In Presentation on July 3, 2013 at 4:24 pm
Two strips of the AP-7 curve away high overhead where we park beneath a dizzyingly tall flyover and make our way down a dirt track, not all that sure if we’re in the right place. Tired legs make the uncertainty that much more tiresome but there are promising signs as we make our way – a couple of cars pass by and there are people coming the other way who carry towels and wear bathing costumes. A kitsch restaurant where the track begins proclaims itself The Roman Oasis.
We walk for ten minutes or so, reassured – once we’ve asked someone – that we’re not lost. Finally, on our left, we pass an abandoned old pension, or perhaps a spa, with the words Baños Romanos de la Hedionda on its façade and then, on our right, a path that descends to the river.
We’re near Manilva, just four kilometres or so inland from the Costa del Sol, the coastal strip of hotels, resorts and retirement communities that stretches in a great concrete swathe from La Linea to Málaga, then more quietly eastwards. There’s no sign of any of that here but it’s hardly deserted – preserved Roman baths may not have much appeal amongst the Costa clientele but they are very popular with the local families who come here each Sunday during the summer months.
We don’t have any Roman history in Ireland; I don’t think they had the stomach to pick a fight with us. My first thought as I take in the squat, white structure that houses the baths is that if we did More
In Practice, Production on November 19, 2010 at 10:38 am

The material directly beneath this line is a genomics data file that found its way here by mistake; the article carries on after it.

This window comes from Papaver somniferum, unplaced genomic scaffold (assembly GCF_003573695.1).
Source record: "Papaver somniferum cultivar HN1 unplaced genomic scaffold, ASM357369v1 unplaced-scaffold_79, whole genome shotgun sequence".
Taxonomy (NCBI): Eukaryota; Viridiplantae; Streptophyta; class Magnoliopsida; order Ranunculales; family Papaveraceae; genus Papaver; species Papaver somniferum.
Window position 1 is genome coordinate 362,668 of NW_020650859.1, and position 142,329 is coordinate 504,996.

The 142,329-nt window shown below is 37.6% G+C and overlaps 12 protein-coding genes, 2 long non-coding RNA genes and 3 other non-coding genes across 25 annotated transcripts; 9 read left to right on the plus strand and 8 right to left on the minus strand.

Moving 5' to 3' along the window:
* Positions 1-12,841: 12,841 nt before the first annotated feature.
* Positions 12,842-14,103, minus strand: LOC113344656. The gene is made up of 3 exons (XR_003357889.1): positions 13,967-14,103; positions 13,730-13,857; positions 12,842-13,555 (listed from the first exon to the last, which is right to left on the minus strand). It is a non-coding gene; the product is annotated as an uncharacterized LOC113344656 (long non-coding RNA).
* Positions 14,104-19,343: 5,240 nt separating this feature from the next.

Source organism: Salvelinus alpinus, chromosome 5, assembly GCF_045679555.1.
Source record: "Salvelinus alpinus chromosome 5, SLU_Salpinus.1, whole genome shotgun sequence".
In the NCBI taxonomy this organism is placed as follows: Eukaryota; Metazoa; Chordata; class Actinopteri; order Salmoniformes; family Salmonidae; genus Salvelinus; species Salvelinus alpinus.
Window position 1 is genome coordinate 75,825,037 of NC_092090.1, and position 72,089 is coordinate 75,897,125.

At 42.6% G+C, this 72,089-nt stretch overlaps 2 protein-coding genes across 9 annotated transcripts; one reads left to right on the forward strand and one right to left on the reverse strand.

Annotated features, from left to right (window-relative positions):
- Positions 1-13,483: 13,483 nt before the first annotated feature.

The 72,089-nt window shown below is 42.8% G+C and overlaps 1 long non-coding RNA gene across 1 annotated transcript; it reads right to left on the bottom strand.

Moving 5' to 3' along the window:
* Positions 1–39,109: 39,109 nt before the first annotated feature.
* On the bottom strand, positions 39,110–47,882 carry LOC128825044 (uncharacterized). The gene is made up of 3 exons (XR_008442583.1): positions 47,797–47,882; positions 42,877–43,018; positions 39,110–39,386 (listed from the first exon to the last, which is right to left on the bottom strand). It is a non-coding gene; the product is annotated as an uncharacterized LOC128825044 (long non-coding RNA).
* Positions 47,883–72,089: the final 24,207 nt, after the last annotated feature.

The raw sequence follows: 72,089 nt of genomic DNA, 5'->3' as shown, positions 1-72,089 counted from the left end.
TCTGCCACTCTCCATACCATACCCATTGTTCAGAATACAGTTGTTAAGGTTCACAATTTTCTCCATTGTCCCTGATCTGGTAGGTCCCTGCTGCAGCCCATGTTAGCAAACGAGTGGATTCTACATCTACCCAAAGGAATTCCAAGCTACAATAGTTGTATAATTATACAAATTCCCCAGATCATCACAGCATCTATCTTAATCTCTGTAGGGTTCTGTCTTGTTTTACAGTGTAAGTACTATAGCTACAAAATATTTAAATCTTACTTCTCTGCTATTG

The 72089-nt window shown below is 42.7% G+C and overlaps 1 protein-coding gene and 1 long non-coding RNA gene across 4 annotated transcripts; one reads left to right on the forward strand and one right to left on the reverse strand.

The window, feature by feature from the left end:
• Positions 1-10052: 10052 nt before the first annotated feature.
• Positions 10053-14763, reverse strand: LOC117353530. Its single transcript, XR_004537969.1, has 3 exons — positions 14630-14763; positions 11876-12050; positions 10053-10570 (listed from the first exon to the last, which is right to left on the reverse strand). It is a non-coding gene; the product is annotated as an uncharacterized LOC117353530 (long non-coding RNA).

“I think we’re cool”, says K.
We’re on the way back to Tarifa, having spent a few days in our favourite; Granada. We have been winding our way through the mountainous Malaga hinterland for nearly an hour and now we are nearing the city itself, crossing the snake-like Guadalmedina numerous times as we navigate its sheer, precipitous valley. A few spots of rain hit the windscreen now and then but the weather is mostly blue sky.
We’re always sad to leave Granada. Always. There are few things, I have learnt, on which K and I agree absolutely and unequivocally (most of our decisions are reached through complex negotiation or protracted periods of mind game and emotional manipulation). This epic city is one of them. More
In Plenary on October 25, 2010 at 11:43 pm
…doesn’t arrive on the two pallets that are left, after a bit of pushing and shoving, outside our front door on one of the narrow laneways of Tarifa‘s casco antiguo. We drive two hours to get it from the cargo terminal at Malaga airport. The terminal isn’t what we expect – it isn’t well signposted for a start and when we get there it looks like a warehouse. No “customer” area or seating. No indication of where to go.
We ask some questions and eventually find ourselves in front of a clerk with fluent English – an exact reproduction in fact of the blue collar home counties accent. He helpfully informs us that he has nothing matching our dispatch number. More